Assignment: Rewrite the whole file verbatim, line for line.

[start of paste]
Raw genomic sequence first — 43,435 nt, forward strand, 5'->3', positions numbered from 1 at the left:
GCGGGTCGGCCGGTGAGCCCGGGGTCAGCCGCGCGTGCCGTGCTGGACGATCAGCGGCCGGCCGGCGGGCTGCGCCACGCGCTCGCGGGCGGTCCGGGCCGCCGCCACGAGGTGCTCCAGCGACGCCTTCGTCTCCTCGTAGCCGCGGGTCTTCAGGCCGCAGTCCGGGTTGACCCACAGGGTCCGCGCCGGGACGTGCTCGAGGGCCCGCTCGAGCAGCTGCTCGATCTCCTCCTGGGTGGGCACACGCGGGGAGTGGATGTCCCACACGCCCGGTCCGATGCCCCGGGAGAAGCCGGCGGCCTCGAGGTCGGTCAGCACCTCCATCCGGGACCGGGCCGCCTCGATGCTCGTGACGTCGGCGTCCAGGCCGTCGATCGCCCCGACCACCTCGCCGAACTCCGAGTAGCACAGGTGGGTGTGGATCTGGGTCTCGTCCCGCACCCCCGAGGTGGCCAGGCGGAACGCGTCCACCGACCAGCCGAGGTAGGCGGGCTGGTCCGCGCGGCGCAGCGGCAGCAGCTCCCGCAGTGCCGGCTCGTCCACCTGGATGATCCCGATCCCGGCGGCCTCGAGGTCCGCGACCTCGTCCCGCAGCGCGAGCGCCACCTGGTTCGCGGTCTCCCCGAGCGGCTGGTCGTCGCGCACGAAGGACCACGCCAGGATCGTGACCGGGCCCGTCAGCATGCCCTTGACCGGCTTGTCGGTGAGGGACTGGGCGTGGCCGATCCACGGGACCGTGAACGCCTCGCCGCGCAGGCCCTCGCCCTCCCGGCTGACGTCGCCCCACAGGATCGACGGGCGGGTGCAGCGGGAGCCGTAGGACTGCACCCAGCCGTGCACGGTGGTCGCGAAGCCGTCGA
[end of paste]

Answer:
Raw genomic sequence first — 43,435 nt, forward strand, 5'->3', positions numbered from 1 at the left:
GCGGGTCGGCCGGTGAGCCCGGGGTCAGCCGCGCGTGCCGTGCTGGACGATCAGCGGCCGGCCGGCGGGCTGCGCCACGCGCTCGCGGGCGGTCCGGGCCGCCGCCACGAGGTGCTCCAGCGACGCCTTCGTCTCCTCGTAGCCGCGGGTCTTCAGGCCGCAGTCCGGGTTGACCCACAGGGTCCGCGCCGGGACGTGCTCGAGGGCCCGCTCGAGCAGCTGCTCGATCTCCTCCTGGGTGGGCACACGCGGGGAGTGGATGTCCCACACGCCCGGTCCGATGCCCCGGGAGAAGCCGGCGGCCTCGAGGTCGGTCAGCACCTCCATCCGGGACCGGGCCGCCTCGATGCTCGTGACGTCGGCGTCCAGGCCGTCGATCGCCCCGACCACCTCGCCGAACTCCGAGTAGCACAGGTGGGTGTGGATCTGGGTCTCGTCCCGCACCCCCGAGGTGGCCAGGCGGAACGCGTCCACCGACCAGCCGAGGTAGGCGGGCTGGTCCGCGCGGCGCAGCGGCAGCAGCTCCCGCAGTGCCGGCTCGTCCACCTGGATGATCCCGATCCCGGCGGCCTCGAGGTCCGCGACCTCGTCCCGCAGCGCGAGCGCCACCTGGTTCGCGGTCTCCCCGAGCGGCTGGTCGTCGCGCACGAAGGACCACGCCAGGATCGTGACCGGGCCCGTCAGCATGCCCTTGACCGGCTTGTCGGTGAGGGACTGGGCGTGGCCGATCCACGGGACCGTGAACGCCTCGCCGCGCAGGCCCTCGCCCTCCCGGCTGACGTCGCCCCACAGGATCGACGGGCGGGTGCAGCGGGAGCCGTAGGACTGCACCCAGCCGTGCACGGTGGTCGCGAAGCCGTCGA